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number of jetliner transactions, helping to eliminate any finance risk that remains in the world jetliner business. Since the economic crisis began in 2008, the ECA role has risen from backing about 15% of jetliner transactions to about one-third today. As more cash is coming into the jetliner finance business, and as industry capacity continues to increase at a consid- erably faster pace than airline traffic growth, returns on this cash are falling, even if they are still healthier than most other investment opportunities. This would explain the notable return of Japanese banks to the jetliner finance arena. Japa- nese banks have long been in the position of being cash-rich, yet with a very limited set of investment options that earn any kind of returns. Even with shrinking returns, jetliner finance is still more attractive to Japanese banks than most of their other available options.


Most financial company demand for jets over the past few years has focused on just two single aisle air craft families, Airbus’s A320 and Boeing’s 737. These two jets are consis- tently rated the two most appealing jets by investors. Produc- tion of them has reached record levels, both in absolute and relative terms, with their output equating to over 50% of all jetliner deliveries by value for the past five years. The biggest challenge for the market, therefore, is that the new single aisle generation is coming, with serious conse- quences for the current models. Upfront pricing indicates that there will be little or no premium paid for A320Neos and 737MAXs. They will likely sell at the same price, imply- ing a relatively fast and painful impact on current A320 and 737NG values. It’s difficult to imagine why customers would line up to take record numbers of the last copies produced of the older models, particularly if traffic growth stays anemic. Ramping up right up until the new models enter service in 2015/2017 makes little sense for anyone involved. In short, there’s likely to be a day of reckoning, with new models and weak traffic forcing some kind of jetliner produc- tion rate reduction in a few years. But this impact is unlikely to be nearly as severe as the notional impact of a rise in inter- est rates, and/or a fall in fuel prices.


Bottom-Half Business Jet Horrors


While the story of the business jet market over the past four years reflects sluggish demand, it also reflects changed financing terms. The best way to prove this assertion is to look at the market as two completely different segments. Historically, the business jet market could be divided in half by value. The top half consists of jets costing $25 mil- lion and more (in today’s money). The bottom half consists


of jets costing less than $25 million. Also historically, these two halves usually rose and fell in tandem. In fact, in the 2003–2008 market boom bottom-half jets actually outper- formed the market for top-half ones, with deliveries growing at a 20.2% CAGR (top-half jets grew by a 15.7% CAGR). Still, between the mid-1980s and 2008, in aggregate, both halves stayed roughly equal in size. Yet this market downturn has seen a serious split between these two segments’ fortunes. The bottom half fell by a record-breaking 56.4% by value in 2008–2011. The top half of the market, by contrast, is holding up reasonably well, finishing the 2008–2011 period with virtually no change (0.3% growth by value). When we discuss business jet market dynamics, we are effectively discussing two very differ- ent markets. One is large and doing well, while the other is shrunken and dormant. Corporate profits are historically the most important driver behind business jet demand. These fell in 2008–2009, but in 2010–2012 they made a strong recovery. In fact, US corpo- rate profits in the first half of 2012 set a record, reaching $2.1 trillion on an annualized basis. This has helped maintain top- half business jet deliveries at record levels. Yet bottom-half deliveries are still scraping the bottom of the market trough, with no sustainable deliveries increase in sight. The most likely explanation for this persistent market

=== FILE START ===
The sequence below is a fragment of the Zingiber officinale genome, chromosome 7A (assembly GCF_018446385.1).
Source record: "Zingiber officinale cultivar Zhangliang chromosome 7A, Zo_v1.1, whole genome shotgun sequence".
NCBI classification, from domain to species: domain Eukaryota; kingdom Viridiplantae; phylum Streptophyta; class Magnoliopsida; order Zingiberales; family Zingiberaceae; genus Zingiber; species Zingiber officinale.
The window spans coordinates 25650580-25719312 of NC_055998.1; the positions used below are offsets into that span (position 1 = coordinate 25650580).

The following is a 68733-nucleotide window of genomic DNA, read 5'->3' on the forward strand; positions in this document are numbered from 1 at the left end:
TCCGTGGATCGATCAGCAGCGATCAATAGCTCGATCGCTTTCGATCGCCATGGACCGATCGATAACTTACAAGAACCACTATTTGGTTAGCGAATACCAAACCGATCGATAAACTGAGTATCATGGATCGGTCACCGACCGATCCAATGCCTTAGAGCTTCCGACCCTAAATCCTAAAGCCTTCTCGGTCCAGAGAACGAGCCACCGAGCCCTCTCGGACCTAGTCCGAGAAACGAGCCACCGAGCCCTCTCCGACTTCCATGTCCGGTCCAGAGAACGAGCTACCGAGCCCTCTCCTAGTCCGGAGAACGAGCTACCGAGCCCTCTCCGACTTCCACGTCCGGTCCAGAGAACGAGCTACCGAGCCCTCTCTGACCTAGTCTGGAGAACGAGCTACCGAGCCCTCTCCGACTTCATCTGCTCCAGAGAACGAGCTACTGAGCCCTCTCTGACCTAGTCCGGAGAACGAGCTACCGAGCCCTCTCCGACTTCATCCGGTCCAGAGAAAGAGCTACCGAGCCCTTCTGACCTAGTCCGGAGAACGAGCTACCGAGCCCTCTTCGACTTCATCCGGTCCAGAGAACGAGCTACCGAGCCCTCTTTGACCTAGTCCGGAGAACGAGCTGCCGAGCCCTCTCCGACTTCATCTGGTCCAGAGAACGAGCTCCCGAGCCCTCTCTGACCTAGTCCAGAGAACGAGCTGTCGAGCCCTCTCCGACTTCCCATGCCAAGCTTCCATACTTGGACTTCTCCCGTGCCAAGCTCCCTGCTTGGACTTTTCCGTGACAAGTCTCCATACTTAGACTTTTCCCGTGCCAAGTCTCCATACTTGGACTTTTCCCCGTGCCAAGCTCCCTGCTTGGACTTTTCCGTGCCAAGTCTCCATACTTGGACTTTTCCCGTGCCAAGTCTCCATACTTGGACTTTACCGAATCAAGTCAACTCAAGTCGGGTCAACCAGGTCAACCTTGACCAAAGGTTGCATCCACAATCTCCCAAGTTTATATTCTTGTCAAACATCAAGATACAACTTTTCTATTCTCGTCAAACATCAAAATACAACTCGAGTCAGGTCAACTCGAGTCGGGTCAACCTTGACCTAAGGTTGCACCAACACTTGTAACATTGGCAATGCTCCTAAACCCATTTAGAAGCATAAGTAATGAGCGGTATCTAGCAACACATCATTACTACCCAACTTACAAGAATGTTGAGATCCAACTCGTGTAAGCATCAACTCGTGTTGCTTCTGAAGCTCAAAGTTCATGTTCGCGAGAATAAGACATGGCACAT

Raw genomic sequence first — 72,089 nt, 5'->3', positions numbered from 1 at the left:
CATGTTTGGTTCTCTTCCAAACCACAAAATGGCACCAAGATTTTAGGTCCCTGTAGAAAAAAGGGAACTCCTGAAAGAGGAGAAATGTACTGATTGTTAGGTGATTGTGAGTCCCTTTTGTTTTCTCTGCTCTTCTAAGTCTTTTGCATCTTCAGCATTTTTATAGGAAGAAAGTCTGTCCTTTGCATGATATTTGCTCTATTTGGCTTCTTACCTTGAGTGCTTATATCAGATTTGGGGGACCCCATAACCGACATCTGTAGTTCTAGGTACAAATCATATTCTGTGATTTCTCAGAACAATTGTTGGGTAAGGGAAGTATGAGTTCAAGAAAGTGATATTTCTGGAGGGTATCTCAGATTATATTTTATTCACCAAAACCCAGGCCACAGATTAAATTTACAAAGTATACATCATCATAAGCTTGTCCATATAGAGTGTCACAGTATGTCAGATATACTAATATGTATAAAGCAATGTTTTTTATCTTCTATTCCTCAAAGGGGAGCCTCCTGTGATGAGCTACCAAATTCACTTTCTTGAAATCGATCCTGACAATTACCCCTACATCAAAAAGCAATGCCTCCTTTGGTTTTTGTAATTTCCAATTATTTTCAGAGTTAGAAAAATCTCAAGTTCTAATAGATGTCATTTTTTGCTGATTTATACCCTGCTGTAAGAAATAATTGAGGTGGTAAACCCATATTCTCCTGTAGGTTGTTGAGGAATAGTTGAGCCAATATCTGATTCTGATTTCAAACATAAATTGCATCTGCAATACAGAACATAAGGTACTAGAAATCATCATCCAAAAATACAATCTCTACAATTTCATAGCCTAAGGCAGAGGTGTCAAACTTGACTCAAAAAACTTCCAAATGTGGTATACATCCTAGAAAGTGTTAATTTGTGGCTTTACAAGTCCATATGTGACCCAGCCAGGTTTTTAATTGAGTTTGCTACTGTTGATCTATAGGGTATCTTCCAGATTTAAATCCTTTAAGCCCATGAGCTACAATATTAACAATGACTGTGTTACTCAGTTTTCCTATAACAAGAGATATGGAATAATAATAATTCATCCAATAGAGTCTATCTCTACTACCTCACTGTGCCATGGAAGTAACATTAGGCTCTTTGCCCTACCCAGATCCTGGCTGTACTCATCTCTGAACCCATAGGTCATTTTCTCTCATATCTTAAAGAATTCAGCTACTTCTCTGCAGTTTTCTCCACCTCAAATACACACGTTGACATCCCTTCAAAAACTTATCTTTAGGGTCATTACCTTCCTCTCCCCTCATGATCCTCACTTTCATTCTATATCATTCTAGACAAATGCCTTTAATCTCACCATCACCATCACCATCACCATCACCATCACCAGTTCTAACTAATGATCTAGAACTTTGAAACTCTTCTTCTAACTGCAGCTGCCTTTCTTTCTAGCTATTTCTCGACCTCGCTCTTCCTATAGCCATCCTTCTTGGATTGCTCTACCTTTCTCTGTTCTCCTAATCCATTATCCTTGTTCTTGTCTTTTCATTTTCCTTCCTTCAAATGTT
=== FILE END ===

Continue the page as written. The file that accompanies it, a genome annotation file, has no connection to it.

bifurcation revolves around differing finance requirements. Transactions for larger business jets are more likely to be self- financed, either from a large corporate balance sheet or from a very wealthy individual’s checking account. By contrast, the strong majority of small/mid-sized (bottom-half) business jet purchases are dependent on third-party finance. These bottom-half workhorse jets typically go to mid- sized enterprises that continue to face difficulties getting credit at reasonable terms. But it isn’t just the nature of the customer that’s hobbling business jet finance. There’s also the jets themselves. Jetliners can be deployed around the globe to earn money in airline service. Business jets are a form of private transportation, and asset values often drop fast after the original customer sells them. Also, jetliner types are relatively homogeneous, with few models and a manufacturer emphasis on commonality to enable easy remarketing. Business jets tend to have more options, and they come in many more models. For compari- son, the top two jetliners today—Airbus’s A320 series and Boeing’s 737 series—make up 54% of 2011 industry output by value. The top five selling business jet series represent just 52% of industry output by value.


17 — Aerospace & Defense Manufacturing 2015


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